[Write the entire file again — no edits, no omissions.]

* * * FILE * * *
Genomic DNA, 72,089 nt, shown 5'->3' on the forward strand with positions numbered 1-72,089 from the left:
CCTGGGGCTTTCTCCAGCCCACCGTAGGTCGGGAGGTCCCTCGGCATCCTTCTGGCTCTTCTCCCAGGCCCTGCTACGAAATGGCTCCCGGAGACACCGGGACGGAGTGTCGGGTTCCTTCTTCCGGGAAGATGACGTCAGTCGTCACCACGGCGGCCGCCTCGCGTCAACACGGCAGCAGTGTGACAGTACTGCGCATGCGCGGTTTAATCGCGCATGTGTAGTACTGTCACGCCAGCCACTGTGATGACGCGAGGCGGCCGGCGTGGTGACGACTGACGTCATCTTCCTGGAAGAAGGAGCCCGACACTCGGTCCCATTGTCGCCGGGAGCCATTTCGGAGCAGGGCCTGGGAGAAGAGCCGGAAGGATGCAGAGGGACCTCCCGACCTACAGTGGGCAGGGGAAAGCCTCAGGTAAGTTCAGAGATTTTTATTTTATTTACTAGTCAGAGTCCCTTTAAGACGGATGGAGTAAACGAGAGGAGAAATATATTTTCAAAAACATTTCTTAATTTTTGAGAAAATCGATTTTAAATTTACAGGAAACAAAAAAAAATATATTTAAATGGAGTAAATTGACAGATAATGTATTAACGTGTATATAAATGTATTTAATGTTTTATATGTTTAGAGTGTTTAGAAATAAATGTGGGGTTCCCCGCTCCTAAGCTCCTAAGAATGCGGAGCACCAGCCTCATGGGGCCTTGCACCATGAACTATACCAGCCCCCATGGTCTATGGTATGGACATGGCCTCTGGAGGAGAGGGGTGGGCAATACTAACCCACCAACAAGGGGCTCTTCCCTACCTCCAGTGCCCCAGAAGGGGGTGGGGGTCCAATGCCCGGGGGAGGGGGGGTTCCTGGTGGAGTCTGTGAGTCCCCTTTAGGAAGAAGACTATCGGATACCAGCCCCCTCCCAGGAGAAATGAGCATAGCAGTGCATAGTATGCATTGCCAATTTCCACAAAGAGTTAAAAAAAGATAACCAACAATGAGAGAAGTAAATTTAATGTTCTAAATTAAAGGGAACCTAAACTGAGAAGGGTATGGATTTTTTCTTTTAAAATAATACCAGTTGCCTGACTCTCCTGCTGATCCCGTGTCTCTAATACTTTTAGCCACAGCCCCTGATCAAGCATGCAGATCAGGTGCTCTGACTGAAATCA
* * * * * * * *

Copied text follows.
Genomic DNA, 72,089 nt, shown 5'->3' on the forward strand with positions numbered 1-72,089 from the left:
CCTGGGGCTTTCTCCAGCCCACCGTAGGTCGGGAGGTCCCTCGGCATCCTTCTGGCTCTTCTCCCAGGCCCTGCTACGAAATGGCTCCCGGAGACACCGGGACGGAGTGTCGGGTTCCTTCTTCCGGGAAGATGACGTCAGTCGTCACCACGGCGGCCGCCTCGCGTCAACACGGCAGCAGTGTGACAGTACTGCGCATGCGCGGTTTAATCGCGCATGTGTAGTACTGTCACGCCAGCCACTGTGATGACGCGAGGCGGCCGGCGTGGTGACGACTGACGTCATCTTCCTGGAAGAAGGAGCCCGACACTCGGTCCCATTGTCGCCGGGAGCCATTTCGGAGCAGGGCCTGGGAGAAGAGCCGGAAGGATGCAGAGGGACCTCCCGACCTACAGTGGGCAGGGGAAAGCCTCAGGTAAGTTCAGAGATTTTTATTTTATTTACTAGTCAGAGTCCCTTTAAGACGGATGGAGTAAACGAGAGGAGAAATATATTTTCAAAAACATTTCTTAATTTTTGAGAAAATCGATTTTAAATTTACAGGAAACAAAAAAAAATATATTTAAATGGAGTAAATTGACAGATAATGTATTAACGTGTATATAAATGTATTTAATGTTTTATATGTTTAGAGTGTTTAGAAATAAATGTGGGGTTCCCCGCTCCTAAGCTCCTAAGAATGCGGAGCACCAGCCTCATGGGGCCTTGCACCATGAACTATACCAGCCCCCATGGTCTATGGTATGGACATGGCCTCTGGAGGAGAGGGGTGGGCAATACTAACCCACCAACAAGGGGCTCTTCCCTACCTCCAGTGCCCCAGAAGGGGGTGGGGGTCCAATGCCCGGGGGAGGGGGGGTTCCTGGTGGAGTCTGTGAGTCCCCTTTAGGAAGAAGACTATCGGATACCAGCCCCCTCCCAGGAGAAATGAGCATAGCAGTGCATAGTATGCATTGCCAATTTCCACAAAGAGTTAAAAAAAGATAACCAACAATGAGAGAAGTAAATTTAATGTTCTAAATTAAAGGGAACCTAAACTGAGAAGGGTATGGATTTTTTCTTTTAAAATAATACCAGTTGCCTGACTCTCCTGCTGATCCCGTGTCTCTAATACTTTTAGCCACAGCCCCTGATCAAGCATGCAGATCAGGTGCTCTGACTGAAATCA